Susan Riley: And so how did it, like, I can’t imagine how it feels to wake up and just see all of these people who are using your lesson and seeing such an impact. So is that what prompted you to write the book?

Kyle Schwartz: Yeah, it, it, So that is crazy to think like a lesson that I really loved, but I had never even shared it with the teacher across the hall to see that like I had something in my classroom that could be so powerful.

Mm-hmm. . And that’s what I really think every teacher has. Like there is something you’re doing. It’s awesome. You might not even recognize it, but if you can share it with others and if we can be more open about what’s happening in our classroom, I think that there’s a lot of power there. Mm-hmm. As far as like it getting shared around the world.

It. Yeah, it was definitely a shock because literally what happened is I got a call on my classroom phone, like during the lesson, you know, and you’re like annoyed, like, Oh, why is this interrupting me? Yeah. And it was my principal like telling me that there were news trucks at our school and like asking me if I had anything to share with her.

So it literally started like that. And I really, it was great for people to actually be talking about what I think is so important about education, which is like, what are kids really facing and what do they need, like, And so kids really got to be a part of that conversation and drive it. And I think my class really.

Like they really understood that role as advocates and they talked about things that they had been experiencing and they knew that like their voice was being heard over and over again. So I, it was really great to just see it spread, but also to see my students voices like amplified and to take and a conversations and education in a direction that I think is like really productive for kids.

Susan Riley: You’re so passionate about this topic, I can just tell you don’t want like this all day. I can definitely tell. I can also tell though, there’s a little nugget there where you were talking about teachers being willing to share, being more open about sharing. And I can tell you’re really passionate about that too.

You kind of cut yourself off and moved in a different direction. But I would love to hear like, what’s your, what’s the story there? Are you feeling like we don’t share enough or that we don. Or we’re scared to share, like I would love to hear your perspective.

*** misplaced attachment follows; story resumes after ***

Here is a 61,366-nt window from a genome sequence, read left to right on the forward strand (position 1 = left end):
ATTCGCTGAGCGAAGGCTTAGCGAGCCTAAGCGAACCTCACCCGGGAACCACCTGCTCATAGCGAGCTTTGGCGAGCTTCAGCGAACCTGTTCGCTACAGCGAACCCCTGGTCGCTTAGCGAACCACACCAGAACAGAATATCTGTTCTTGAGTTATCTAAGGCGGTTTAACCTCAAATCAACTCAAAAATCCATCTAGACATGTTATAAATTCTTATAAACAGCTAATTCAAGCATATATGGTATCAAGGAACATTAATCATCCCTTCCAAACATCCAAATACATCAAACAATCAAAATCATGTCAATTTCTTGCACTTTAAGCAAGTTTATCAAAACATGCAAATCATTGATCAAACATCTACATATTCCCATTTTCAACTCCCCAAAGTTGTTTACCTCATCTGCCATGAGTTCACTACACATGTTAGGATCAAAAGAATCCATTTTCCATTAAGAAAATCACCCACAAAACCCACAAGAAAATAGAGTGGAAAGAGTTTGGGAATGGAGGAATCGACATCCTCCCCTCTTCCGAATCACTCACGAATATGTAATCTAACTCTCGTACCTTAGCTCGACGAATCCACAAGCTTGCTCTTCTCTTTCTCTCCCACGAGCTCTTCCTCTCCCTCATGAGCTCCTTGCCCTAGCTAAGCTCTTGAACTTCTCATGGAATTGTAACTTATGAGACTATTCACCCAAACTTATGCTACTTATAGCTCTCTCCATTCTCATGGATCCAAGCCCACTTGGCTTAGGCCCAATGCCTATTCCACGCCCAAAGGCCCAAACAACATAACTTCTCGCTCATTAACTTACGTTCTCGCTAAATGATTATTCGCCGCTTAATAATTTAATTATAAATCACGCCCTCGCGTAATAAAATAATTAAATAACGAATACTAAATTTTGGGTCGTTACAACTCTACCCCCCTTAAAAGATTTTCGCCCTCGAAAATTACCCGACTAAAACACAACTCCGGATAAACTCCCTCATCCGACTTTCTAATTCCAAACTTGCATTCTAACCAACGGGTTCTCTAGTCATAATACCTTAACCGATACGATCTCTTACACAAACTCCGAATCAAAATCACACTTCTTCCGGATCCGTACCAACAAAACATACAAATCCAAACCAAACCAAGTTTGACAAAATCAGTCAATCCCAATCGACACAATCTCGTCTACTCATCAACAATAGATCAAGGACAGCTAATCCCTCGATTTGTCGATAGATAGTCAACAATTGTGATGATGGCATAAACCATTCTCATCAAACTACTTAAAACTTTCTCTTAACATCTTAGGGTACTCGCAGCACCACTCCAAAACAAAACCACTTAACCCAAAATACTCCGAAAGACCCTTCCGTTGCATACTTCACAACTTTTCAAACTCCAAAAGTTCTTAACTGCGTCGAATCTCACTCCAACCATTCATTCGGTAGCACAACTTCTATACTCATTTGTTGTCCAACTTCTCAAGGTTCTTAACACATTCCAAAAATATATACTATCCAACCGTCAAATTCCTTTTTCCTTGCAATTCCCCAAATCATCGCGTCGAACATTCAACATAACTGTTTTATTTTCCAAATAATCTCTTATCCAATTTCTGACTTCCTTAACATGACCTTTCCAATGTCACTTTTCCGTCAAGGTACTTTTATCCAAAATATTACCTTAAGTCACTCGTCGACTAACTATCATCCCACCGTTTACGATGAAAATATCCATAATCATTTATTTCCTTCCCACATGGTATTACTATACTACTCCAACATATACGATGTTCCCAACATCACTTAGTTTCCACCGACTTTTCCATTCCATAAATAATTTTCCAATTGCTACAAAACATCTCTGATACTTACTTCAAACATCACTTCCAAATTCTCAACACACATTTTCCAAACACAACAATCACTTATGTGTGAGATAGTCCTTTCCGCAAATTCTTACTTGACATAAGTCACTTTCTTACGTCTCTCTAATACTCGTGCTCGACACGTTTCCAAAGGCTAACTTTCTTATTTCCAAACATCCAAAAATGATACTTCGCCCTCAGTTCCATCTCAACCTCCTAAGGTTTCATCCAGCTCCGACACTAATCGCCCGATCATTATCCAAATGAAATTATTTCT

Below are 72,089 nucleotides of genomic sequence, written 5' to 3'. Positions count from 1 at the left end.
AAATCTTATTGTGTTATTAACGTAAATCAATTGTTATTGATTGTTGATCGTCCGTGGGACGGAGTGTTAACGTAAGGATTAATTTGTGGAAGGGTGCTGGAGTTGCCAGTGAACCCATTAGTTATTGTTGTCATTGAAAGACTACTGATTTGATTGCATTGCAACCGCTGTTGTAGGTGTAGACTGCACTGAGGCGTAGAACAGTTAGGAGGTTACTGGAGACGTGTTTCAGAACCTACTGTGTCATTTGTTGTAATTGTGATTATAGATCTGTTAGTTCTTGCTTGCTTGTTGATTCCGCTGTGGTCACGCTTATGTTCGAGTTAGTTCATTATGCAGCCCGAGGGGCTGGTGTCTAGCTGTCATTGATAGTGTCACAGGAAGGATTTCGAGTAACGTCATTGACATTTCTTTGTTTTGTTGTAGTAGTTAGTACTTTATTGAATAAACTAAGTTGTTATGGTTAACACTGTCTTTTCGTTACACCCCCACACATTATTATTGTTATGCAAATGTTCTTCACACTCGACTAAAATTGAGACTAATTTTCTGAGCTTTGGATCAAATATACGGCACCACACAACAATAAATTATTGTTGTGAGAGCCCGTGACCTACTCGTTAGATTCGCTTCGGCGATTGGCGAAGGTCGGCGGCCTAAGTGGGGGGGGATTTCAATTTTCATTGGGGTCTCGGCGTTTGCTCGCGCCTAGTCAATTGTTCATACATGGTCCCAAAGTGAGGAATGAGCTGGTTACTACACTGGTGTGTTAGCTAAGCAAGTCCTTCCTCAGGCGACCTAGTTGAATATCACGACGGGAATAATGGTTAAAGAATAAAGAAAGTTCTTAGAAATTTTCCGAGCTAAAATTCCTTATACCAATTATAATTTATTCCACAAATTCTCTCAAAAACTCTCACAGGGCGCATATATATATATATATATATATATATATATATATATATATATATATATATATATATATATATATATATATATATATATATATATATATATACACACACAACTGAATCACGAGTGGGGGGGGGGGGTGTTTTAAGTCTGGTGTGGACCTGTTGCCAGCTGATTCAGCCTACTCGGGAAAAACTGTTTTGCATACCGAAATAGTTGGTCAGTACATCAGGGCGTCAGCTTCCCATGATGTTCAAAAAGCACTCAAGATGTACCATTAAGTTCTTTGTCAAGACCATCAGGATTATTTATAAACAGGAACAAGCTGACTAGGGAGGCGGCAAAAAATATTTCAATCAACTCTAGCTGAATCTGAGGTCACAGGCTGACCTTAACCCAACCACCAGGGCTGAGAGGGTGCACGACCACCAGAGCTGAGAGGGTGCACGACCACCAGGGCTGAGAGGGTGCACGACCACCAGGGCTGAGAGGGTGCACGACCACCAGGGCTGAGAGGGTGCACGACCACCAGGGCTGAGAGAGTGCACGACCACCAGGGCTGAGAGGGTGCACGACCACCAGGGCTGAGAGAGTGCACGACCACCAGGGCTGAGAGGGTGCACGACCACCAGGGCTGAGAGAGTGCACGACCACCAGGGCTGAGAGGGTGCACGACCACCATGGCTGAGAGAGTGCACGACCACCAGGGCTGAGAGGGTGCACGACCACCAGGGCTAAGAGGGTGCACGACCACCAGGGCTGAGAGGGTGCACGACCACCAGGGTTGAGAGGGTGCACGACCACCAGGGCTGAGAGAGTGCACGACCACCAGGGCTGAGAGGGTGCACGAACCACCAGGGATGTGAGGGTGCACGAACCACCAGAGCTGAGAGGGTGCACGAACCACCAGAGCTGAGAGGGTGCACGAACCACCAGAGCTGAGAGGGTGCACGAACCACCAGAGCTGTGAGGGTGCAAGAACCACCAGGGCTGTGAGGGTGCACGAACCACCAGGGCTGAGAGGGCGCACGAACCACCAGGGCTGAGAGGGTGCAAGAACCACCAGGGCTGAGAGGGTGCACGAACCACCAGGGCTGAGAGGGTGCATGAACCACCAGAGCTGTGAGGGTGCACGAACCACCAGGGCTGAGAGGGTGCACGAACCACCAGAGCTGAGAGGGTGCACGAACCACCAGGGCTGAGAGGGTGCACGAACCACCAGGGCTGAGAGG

Kyle Schwartz: Well, I think, you know, there’s that old joke.

It’s what is a school and it’s, the answer is a collection of classrooms united by a parking lot, . And it kind of speaks to this idea that I didn’t really realize before I went into teaching. Is that like, You know, teaching can be pretty isolating. Like as much as we think like, oh, kids are all over in the school,

Susan Riley: but like you’re really in your

Kyle Schwartz: classroom, like inside your four walls like most of the day, and we’re all like so busy, right?

Like making copies and doing a hundred other things. They’re asking us to do that. We’ve, it’s really hard to have like genuine collaboration that’s not just like a rush for like, Hey, did you do this lesson? Extra copies go, go, go. So I think that there is definitely not enough time in teacher’s day for them to have that like moment where we can really like, be like, be professionals and like share our work and share our pedagogy together.

So I think that’s, you know, really inhibiting some growth in education. But I also think, you know, At least the era that I was like bursted into teaching was so focused on like evaluation and deciding who’s a good teacher and who’s a bad teacher. Yes. And there was this like myth going around that like if kids just had a good teacher, like everything in the world could change for them.

So they just have to have a good teacher. So it really set up this false dichotomy between like good teachers and bad teachers, and. That like you have to decide which one you are you. And there’s only one way to do it, right. And there’s only one way to check off the rubric. So I think that that evaluation, like obsession in teaching I think really hindered things because, you know, it made teachers like scared to take risks.

It made teachers like really wanna fit the mold and fit your little rubrics. And I think really in teaching, Everyone is so like data obsessed. It takes courage to value things that you can’t measure. Mm-hmm. . And it takes courage to like pour into your own pedagogy. The things that we know are so important, like

Susan Riley: community

Kyle Schwartz: building and relationship building.

So I do think that teachers have been You know, there, there’s some structures in place that keep teachers from sharing in what works in their classroom or even what is not working in their classroom. You know, we don’t wanna admit like what we’re struggling with. So I do, I think there, there’s some structures there that I really hope change.